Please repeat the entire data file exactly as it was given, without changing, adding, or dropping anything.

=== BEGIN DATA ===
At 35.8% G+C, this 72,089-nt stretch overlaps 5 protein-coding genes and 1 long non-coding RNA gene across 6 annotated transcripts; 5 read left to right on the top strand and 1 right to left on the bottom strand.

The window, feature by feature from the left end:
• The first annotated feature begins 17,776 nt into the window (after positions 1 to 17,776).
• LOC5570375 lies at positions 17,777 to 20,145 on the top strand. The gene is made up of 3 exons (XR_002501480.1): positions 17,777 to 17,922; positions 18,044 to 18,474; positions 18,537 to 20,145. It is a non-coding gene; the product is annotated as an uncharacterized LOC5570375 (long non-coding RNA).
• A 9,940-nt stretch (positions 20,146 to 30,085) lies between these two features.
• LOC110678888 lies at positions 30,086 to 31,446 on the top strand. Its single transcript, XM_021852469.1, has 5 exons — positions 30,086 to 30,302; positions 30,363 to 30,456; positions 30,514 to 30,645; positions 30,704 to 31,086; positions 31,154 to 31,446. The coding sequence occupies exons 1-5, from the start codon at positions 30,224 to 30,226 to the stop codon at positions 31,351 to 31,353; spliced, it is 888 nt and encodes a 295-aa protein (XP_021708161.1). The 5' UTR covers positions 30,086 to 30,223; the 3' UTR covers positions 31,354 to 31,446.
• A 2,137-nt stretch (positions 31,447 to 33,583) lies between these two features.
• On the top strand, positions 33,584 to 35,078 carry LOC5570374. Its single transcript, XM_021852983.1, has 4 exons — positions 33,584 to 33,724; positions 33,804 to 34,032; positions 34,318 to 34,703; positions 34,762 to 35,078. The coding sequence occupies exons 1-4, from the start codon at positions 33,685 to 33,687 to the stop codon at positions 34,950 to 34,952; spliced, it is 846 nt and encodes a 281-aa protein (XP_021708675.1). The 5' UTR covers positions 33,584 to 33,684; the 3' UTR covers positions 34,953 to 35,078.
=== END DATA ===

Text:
At 35.8% G+C, this 72,089-nt stretch overlaps 5 protein-coding genes and 1 long non-coding RNA gene across 6 annotated transcripts; 5 read left to right on the top strand and 1 right to left on the bottom strand.

The window, feature by feature from the left end:
• The first annotated feature begins 17,776 nt into the window (after positions 1 to 17,776).
• LOC5570375 lies at positions 17,777 to 20,145 on the top strand. The gene is made up of 3 exons (XR_002501480.1): positions 17,777 to 17,922; positions 18,044 to 18,474; positions 18,537 to 20,145. It is a non-coding gene; the product is annotated as an uncharacterized LOC5570375 (long non-coding RNA).
• A 9,940-nt stretch (positions 20,146 to 30,085) lies between these two features.
• LOC110678888 lies at positions 30,086 to 31,446 on the top strand. Its single transcript, XM_021852469.1, has 5 exons — positions 30,086 to 30,302; positions 30,363 to 30,456; positions 30,514 to 30,645; positions 30,704 to 31,086; positions 31,154 to 31,446. The coding sequence occupies exons 1-5, from the start codon at positions 30,224 to 30,226 to the stop codon at positions 31,351 to 31,353; spliced, it is 888 nt and encodes a 295-aa protein (XP_021708161.1). The 5' UTR covers positions 30,086 to 30,223; the 3' UTR covers positions 31,354 to 31,446.
• A 2,137-nt stretch (positions 31,447 to 33,583) lies between these two features.
• On the top strand, positions 33,584 to 35,078 carry LOC5570374. Its single transcript, XM_021852983.1, has 4 exons — positions 33,584 to 33,724; positions 33,804 to 34,032; positions 34,318 to 34,703; positions 34,762 to 35,078. The coding sequence occupies exons 1-4, from the start codon at positions 33,685 to 33,687 to the stop codon at positions 34,950 to 34,952; spliced, it is 846 nt and encodes a 281-aa protein (XP_021708675.1). The 5' UTR covers positions 33,584 to 33,684; the 3' UTR covers positions 34,953 to 35,078.